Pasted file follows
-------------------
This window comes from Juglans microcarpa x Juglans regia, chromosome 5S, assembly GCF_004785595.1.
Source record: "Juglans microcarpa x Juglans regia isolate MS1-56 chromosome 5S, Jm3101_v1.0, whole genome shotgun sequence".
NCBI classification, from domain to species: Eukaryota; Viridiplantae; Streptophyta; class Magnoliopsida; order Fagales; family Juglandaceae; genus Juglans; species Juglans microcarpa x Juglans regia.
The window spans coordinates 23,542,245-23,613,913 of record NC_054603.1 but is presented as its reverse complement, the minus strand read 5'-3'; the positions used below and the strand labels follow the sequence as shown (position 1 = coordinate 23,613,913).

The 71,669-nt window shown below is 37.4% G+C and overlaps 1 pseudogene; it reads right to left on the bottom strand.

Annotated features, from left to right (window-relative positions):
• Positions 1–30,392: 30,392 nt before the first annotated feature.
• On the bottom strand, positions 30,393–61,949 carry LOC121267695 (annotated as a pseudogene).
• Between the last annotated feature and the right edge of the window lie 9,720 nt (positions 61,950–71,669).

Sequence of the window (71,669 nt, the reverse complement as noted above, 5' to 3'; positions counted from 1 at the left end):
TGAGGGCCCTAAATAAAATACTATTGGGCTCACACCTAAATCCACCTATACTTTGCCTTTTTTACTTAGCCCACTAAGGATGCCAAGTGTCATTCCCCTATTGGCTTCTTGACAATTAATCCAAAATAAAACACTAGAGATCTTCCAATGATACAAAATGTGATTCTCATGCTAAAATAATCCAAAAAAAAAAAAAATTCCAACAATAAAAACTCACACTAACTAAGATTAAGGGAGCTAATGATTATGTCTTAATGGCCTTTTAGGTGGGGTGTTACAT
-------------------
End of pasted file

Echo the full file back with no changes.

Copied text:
This window comes from Juglans microcarpa x Juglans regia, chromosome 5S, assembly GCF_004785595.1.
Source record: "Juglans microcarpa x Juglans regia isolate MS1-56 chromosome 5S, Jm3101_v1.0, whole genome shotgun sequence".
NCBI classification, from domain to species: Eukaryota; Viridiplantae; Streptophyta; class Magnoliopsida; order Fagales; family Juglandaceae; genus Juglans; species Juglans microcarpa x Juglans regia.
The window spans coordinates 23,542,245-23,613,913 of record NC_054603.1 but is presented as its reverse complement, the minus strand read 5'-3'; the positions used below and the strand labels follow the sequence as shown (position 1 = coordinate 23,613,913).

The 71,669-nt window shown below is 37.4% G+C and overlaps 1 pseudogene; it reads right to left on the bottom strand.

Annotated features, from left to right (window-relative positions):
• Positions 1–30,392: 30,392 nt before the first annotated feature.
• On the bottom strand, positions 30,393–61,949 carry LOC121267695 (annotated as a pseudogene).
• Between the last annotated feature and the right edge of the window lie 9,720 nt (positions 61,950–71,669).

Sequence of the window (71,669 nt, the reverse complement as noted above, 5' to 3'; positions counted from 1 at the left end):
TGAGGGCCCTAAATAAAATACTATTGGGCTCACACCTAAATCCACCTATACTTTGCCTTTTTTACTTAGCCCACTAAGGATGCCAAGTGTCATTCCCCTATTGGCTTCTTGACAATTAATCCAAAATAAAACACTAGAGATCTTCCAATGATACAAAATGTGATTCTCATGCTAAAATAATCCAAAAAAAAAAAAAATTCCAACAATAAAAACTCACACTAACTAAGATTAAGGGAGCTAATGATTATGTCTTAATGGCCTTTTAGGTGGGGTGTTACAT